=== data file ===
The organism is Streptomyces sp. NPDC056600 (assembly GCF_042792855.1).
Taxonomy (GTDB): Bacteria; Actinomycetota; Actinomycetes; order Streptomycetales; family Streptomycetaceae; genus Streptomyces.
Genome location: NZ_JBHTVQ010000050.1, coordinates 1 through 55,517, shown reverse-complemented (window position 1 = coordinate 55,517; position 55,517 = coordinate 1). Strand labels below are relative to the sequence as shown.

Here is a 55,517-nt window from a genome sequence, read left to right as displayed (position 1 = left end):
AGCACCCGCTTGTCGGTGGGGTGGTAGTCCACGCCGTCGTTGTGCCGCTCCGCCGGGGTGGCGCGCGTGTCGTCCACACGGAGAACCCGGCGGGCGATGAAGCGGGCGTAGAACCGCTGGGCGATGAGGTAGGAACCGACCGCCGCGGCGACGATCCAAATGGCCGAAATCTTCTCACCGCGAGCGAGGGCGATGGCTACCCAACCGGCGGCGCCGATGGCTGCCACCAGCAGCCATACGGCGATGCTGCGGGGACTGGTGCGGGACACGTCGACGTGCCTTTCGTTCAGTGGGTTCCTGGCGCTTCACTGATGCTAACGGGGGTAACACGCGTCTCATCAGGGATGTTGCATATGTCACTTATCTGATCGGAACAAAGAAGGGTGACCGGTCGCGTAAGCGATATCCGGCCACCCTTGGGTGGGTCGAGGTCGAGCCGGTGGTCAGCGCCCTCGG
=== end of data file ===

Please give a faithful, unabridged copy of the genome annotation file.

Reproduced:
The organism is Streptomyces sp. NPDC056600 (assembly GCF_042792855.1).
Taxonomy (GTDB): Bacteria; Actinomycetota; Actinomycetes; order Streptomycetales; family Streptomycetaceae; genus Streptomyces.
Genome location: NZ_JBHTVQ010000050.1, coordinates 1 through 55,517, shown reverse-complemented (window position 1 = coordinate 55,517; position 55,517 = coordinate 1). Strand labels below are relative to the sequence as shown.

Here is a 55,517-nt window from a genome sequence, read left to right as displayed (position 1 = left end):
AGCACCCGCTTGTCGGTGGGGTGGTAGTCCACGCCGTCGTTGTGCCGCTCCGCCGGGGTGGCGCGCGTGTCGTCCACACGGAGAACCCGGCGGGCGATGAAGCGGGCGTAGAACCGCTGGGCGATGAGGTAGGAACCGACCGCCGCGGCGACGATCCAAATGGCCGAAATCTTCTCACCGCGAGCGAGGGCGATGGCTACCCAACCGGCGGCGCCGATGGCTGCCACCAGCAGCCATACGGCGATGCTGCGGGGACTGGTGCGGGACACGTCGACGTGCCTTTCGTTCAGTGGGTTCCTGGCGCTTCACTGATGCTAACGGGGGTAACACGCGTCTCATCAGGGATGTTGCATATGTCACTTATCTGATCGGAACAAAGAAGGGTGACCGGTCGCGTAAGCGATATCCGGCCACCCTTGGGTGGGTCGAGGTCGAGCCGGTGGTCAGCGCCCTCGG